Magistrate Philippa McFarlane sentenced a man Wednesday who had been found guilty of two charges of suffering a ferocious dog to be at large, as well as criminal trespass and damage to property.
Duke Perrigoffe Merren, who pleaded guilty after his trial had started, was sentenced to two months’ imprisonment for each of the dog-related charges. He was sentenced to three months for criminal trespass, all sentences to run concurrently, but suspended for two years.
Merren was also ordered to pay $250 for damaging his neighbor’s property and $500 as contribution for the neighbor’s medical expenses. Merren’s dogs, currently held by the Department of Agriculture, will be put to sleep as a consequence of what happened.
Magistrate McFarlane cited section 41.1 of the Animals Law, which states that if an animal has been dangerously out of control on more than one occasion, it can be surrendered to the Department of Agriculture for immediate destruction. Magistrate McFarlane had previously ordered Merren’s dogs to be destroyed, but the animals were spared until the case and the sentencing had concluded.
The magistrate read the facts of the case before Wednesday’s sentencing. She said Merren had confronted his neighbors on the mistaken belief that they had kicked his dogs. Merren kicked open their gate, causing damage, and his dogs attacked the complainants while he was arguing with them.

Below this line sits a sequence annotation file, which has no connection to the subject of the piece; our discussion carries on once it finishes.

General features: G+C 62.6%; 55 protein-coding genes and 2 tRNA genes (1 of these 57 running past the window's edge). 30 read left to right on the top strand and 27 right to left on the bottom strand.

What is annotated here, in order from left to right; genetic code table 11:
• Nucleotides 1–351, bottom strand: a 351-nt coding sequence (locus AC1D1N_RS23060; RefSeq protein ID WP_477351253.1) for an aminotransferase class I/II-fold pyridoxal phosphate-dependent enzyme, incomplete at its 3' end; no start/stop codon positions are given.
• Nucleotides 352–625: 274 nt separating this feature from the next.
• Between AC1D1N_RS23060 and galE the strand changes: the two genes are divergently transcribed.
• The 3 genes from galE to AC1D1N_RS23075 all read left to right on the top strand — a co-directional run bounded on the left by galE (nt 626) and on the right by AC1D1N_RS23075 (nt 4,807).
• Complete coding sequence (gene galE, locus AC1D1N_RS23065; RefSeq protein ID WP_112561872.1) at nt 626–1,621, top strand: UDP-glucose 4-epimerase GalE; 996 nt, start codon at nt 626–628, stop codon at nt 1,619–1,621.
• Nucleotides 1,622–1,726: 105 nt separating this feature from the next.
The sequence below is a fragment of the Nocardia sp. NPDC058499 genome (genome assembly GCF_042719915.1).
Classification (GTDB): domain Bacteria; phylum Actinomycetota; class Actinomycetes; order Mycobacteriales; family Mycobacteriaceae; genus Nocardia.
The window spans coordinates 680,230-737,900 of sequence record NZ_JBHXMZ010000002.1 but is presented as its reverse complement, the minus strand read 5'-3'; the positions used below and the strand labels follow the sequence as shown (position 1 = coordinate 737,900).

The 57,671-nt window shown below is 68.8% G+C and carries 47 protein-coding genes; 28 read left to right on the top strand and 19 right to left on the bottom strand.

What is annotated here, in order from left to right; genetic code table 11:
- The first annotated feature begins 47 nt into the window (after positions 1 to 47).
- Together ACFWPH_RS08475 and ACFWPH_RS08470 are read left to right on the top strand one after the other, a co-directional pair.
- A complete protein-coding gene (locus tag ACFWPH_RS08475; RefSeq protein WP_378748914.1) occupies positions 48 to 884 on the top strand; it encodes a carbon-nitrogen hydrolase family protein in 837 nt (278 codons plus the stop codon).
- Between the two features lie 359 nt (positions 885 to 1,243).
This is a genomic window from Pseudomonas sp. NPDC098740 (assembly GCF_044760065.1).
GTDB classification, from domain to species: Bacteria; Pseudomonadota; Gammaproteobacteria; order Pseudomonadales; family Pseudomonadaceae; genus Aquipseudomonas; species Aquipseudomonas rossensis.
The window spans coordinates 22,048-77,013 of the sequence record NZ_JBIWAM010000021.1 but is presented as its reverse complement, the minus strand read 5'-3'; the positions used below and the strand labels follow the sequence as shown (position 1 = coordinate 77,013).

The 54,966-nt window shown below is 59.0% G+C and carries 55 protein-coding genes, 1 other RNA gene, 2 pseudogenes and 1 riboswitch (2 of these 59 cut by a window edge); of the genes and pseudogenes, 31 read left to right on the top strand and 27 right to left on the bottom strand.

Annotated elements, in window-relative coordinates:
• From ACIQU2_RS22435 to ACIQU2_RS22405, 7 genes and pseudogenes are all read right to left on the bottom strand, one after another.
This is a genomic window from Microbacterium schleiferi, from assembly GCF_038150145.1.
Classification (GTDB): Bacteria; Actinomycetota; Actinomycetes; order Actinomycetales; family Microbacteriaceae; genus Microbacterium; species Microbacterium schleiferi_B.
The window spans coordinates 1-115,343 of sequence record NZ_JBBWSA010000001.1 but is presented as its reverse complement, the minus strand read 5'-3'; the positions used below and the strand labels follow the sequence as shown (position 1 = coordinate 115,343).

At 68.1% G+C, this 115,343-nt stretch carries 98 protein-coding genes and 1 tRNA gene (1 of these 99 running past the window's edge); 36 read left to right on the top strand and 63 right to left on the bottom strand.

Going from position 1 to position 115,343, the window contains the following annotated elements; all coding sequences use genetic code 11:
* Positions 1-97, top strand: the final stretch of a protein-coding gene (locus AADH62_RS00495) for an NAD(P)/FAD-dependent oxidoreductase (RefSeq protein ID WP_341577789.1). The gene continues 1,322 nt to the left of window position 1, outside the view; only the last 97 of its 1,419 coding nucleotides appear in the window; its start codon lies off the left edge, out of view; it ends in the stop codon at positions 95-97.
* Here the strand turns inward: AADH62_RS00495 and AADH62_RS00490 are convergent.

This attack, said Magistrate McFarlane, was “entirely unprovoked.”
The court also found that Merren’s dogs had not been controlled and were frequently allowed to roam the street. On two prior occasions, his dogs had attacked a dog owned by his neighbors.
The magistrate lauded Merren for erecting a dog enclosure to his yard following his trial, but she said he carried a “higher degree of culpability” than normal. There was no evidence that he had acted on his prior knowledge of his dogs’ aggression, she said, and the harm to the complainants was “significant.”
In the incident, which occurred in March 2016, the male neighbor was bitten on his right hand and the female neighbor was bitten on her right leg. Both needed several stitches to close their wounds.
Attorney Brett Basdeo had appeared as amicus at a previous hearing, when he said Merren had asked him to argue against the destruction order.
The magistrate said Merren exhibited a “minimal level of remorse” following the offense and that his dogs were “largely feral in nature.” She said that there were no mitigating factors in the case, and she concluded that she could not be satisfied that the dogs would be properly controlled in the future.
The defendant had contended that the injuries were accidental, incurred when he and the couple were trying to separate their dogs.